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How to make the SQE work for you

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By Sophie Dillon on

Legal Cheek talks solicitor assessments with Caroline Rayson, BPP’s SQE1 Award Leader

“The reason I went into law isn’t particularly glamorous”, Caroline Rayson, SQE 1 Award Leader at BPP University Law School tells Legal Cheek Careers. “Even though I didn’t come from a legal background, a seed was planted by my family when I was quite young that I might make a good solicitor,” she recalls. A self-fulfilling prophecy, Caroline qualified into the Corporate team at City firm Ashurst, before moving over to Osborne Clarke’s London office. She eventually made the switch to legal education, joining BPP in 2012.

Curious as to why Caroline was drawn to legal education, I went on to ask her about her career path. “I was at a level of qualification where I faced a fork in the road,” she reveals. “Did I push for partner, or did I want to explore other avenues?” Ultimately, she tells me, having actively investigated other options, she was set on education. “When I was at law school, I had one particular tutor whose knowledge and professionalism inspired me; without realising it, this was a career path that was always in the back of my mind.”


In more recent years, Caroline’s days have seen her spearheading BPP’s preparation courses for the Solicitors Qualifying Examination (SQE). “I liaise very closely with colleagues who lead on the other parts of the SQE training programmes,” she explains, when asked about her day-to-day. “I also get involved in a lot of outreach work, such as undertaking virtual open evenings and events.”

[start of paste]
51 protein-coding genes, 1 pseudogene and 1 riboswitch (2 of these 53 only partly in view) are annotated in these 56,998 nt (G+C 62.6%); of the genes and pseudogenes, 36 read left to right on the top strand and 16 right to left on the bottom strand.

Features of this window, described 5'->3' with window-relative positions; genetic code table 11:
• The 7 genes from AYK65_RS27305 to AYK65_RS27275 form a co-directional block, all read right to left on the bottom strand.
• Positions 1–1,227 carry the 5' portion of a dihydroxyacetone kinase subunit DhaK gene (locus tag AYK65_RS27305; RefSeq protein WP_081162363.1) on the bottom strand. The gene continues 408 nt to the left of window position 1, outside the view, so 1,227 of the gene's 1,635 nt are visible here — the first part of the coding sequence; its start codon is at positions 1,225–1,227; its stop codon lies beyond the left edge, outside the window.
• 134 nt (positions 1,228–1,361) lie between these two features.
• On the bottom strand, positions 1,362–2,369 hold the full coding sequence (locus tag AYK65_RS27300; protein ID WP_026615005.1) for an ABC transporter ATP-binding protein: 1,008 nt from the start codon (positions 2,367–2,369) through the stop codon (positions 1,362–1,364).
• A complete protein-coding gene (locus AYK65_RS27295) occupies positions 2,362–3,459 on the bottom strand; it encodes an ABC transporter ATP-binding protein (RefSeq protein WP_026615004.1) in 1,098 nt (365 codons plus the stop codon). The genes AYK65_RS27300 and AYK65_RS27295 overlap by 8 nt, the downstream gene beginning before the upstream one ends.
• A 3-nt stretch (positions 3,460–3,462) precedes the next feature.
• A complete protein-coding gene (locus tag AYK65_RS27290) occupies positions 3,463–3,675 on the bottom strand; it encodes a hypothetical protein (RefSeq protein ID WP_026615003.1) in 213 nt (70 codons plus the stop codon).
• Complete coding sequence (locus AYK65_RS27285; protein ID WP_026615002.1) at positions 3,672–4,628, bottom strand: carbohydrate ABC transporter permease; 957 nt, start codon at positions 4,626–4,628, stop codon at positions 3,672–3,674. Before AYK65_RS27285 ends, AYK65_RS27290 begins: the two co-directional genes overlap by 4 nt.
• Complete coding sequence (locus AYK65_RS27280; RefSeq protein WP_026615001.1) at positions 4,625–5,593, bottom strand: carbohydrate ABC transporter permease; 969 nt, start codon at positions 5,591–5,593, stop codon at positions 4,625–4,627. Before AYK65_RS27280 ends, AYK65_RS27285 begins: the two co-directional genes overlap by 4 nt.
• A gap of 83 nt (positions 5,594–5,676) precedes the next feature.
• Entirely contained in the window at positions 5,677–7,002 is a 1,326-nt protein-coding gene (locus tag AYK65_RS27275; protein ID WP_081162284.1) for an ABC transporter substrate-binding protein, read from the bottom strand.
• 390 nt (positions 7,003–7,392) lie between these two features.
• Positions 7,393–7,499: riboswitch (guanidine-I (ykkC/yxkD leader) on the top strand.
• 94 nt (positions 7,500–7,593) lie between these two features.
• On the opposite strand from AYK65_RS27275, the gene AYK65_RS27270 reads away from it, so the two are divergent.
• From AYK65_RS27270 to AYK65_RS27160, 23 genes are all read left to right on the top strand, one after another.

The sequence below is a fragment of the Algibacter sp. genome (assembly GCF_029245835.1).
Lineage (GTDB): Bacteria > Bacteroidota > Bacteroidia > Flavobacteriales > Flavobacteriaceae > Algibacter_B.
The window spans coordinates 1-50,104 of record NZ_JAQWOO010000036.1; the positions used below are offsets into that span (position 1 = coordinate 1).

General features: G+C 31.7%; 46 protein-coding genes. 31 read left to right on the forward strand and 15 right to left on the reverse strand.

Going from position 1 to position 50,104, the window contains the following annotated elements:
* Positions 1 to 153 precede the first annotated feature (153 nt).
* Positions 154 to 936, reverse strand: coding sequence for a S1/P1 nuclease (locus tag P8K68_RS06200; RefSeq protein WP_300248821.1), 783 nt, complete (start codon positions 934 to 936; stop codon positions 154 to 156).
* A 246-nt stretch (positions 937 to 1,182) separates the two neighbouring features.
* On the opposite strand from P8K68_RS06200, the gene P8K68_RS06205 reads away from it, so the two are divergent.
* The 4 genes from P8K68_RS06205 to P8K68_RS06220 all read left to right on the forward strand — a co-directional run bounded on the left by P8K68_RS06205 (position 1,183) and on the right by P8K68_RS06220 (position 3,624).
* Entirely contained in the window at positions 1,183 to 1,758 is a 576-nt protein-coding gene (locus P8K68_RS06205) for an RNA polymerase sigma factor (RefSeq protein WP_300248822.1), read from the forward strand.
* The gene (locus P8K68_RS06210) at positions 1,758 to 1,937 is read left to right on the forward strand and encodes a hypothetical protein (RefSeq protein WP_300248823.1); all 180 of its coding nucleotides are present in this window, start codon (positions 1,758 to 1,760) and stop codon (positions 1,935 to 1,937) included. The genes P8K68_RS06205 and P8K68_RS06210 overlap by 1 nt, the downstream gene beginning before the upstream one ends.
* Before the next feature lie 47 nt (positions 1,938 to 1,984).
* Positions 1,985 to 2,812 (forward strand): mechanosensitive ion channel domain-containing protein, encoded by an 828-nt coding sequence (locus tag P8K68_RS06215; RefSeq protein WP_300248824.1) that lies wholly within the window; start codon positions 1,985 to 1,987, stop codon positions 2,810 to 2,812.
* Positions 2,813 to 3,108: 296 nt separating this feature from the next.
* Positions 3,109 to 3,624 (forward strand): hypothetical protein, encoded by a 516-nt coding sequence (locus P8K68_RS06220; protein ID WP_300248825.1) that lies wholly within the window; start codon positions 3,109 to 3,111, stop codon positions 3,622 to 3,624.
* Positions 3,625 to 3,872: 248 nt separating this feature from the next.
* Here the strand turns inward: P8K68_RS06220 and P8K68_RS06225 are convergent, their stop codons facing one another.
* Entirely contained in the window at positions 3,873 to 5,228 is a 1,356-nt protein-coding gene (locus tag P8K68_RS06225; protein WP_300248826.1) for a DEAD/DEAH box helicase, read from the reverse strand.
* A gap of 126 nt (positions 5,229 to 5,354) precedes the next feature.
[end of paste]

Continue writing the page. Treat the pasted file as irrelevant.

It’s easy to forget with the enormity of the SQE’s introduction just how fresh this exam regime actually is, having only come into play in 2021. The new route, which is seen as a more accessible alternative to qualification, inevitably comes with its own unique challenges on the operational side. “Even though it’s been running for just over two years now, there’s still a lot of uncertainty with the SQE from all directions,” Caroline says. “It’s only really since this academic year that these courses have become ‘big’ so, there’s a lot of making sure everything runs smoothly so that we can ensure the best possible student experience.”

In embracing the transition from the Legal Practice Course (LPC) to the SQE, Caroline divulges that the biggest challenge has been educating stakeholders in what the SQE is all about and how it really works. She chuckles, saying, “when I first came into post for SQE1, the first thing I had to do when I spoke to anyone about the SQE was to give them a teach-in because almost nobody understood the new system.”

Find out more about studying for the SQE at BPP University Law School

Given the influx of students now sitting the SQE, I ask Caroline what she sees as the biggest benefits of the new system. “In my opinion, it’s the flexibility with Qualifying Work Experience,” she tells me. In simple terms; in order to qualify under the SQE system, solicitor-hopefuls will need a total of two years’ QWE which can be undertaken at up to four different organisations in paid or voluntary work. This offers greater flexibility, particularly to those students who have been unable to secure a training contract.